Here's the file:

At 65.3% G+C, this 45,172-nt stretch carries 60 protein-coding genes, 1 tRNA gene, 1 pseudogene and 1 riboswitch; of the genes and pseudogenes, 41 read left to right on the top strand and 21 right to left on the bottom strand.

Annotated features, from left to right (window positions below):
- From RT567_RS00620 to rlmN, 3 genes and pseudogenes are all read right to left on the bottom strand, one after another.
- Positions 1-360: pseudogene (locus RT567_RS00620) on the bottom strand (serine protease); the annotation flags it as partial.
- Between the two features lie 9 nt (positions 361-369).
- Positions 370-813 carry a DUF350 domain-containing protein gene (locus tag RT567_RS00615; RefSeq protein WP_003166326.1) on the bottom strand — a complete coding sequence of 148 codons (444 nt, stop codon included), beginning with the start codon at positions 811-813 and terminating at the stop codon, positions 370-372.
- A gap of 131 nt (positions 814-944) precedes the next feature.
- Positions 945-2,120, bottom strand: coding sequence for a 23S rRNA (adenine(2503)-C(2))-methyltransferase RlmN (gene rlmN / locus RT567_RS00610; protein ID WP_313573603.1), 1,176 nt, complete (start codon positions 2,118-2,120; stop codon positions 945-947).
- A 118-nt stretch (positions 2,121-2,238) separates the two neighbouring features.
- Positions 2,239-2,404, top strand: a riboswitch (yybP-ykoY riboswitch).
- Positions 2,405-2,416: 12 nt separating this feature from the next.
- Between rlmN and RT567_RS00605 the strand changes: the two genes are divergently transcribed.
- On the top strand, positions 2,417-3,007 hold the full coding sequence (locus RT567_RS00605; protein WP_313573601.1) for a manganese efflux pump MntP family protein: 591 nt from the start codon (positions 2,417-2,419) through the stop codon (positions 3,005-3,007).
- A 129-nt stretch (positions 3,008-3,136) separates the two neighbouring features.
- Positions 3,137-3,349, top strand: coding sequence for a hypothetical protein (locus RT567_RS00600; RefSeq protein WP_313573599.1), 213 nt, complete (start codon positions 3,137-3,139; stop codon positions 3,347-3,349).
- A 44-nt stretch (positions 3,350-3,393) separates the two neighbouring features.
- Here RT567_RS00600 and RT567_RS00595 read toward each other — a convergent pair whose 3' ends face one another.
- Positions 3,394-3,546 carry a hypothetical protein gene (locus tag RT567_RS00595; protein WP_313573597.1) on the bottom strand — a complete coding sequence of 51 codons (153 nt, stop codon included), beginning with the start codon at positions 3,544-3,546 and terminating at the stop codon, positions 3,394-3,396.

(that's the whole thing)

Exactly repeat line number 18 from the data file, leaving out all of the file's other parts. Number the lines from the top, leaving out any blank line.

- Positions 3,394-3,546 carry a hypothetical protein gene (locus tag RT567_RS00595; protein WP_313573597.1) on the bottom strand — a complete coding sequence of 51 codons (153 nt, stop codon included), beginning with the start codon at positions 3,544-3,546 and terminating at the stop codon, positions 3,394-3,396.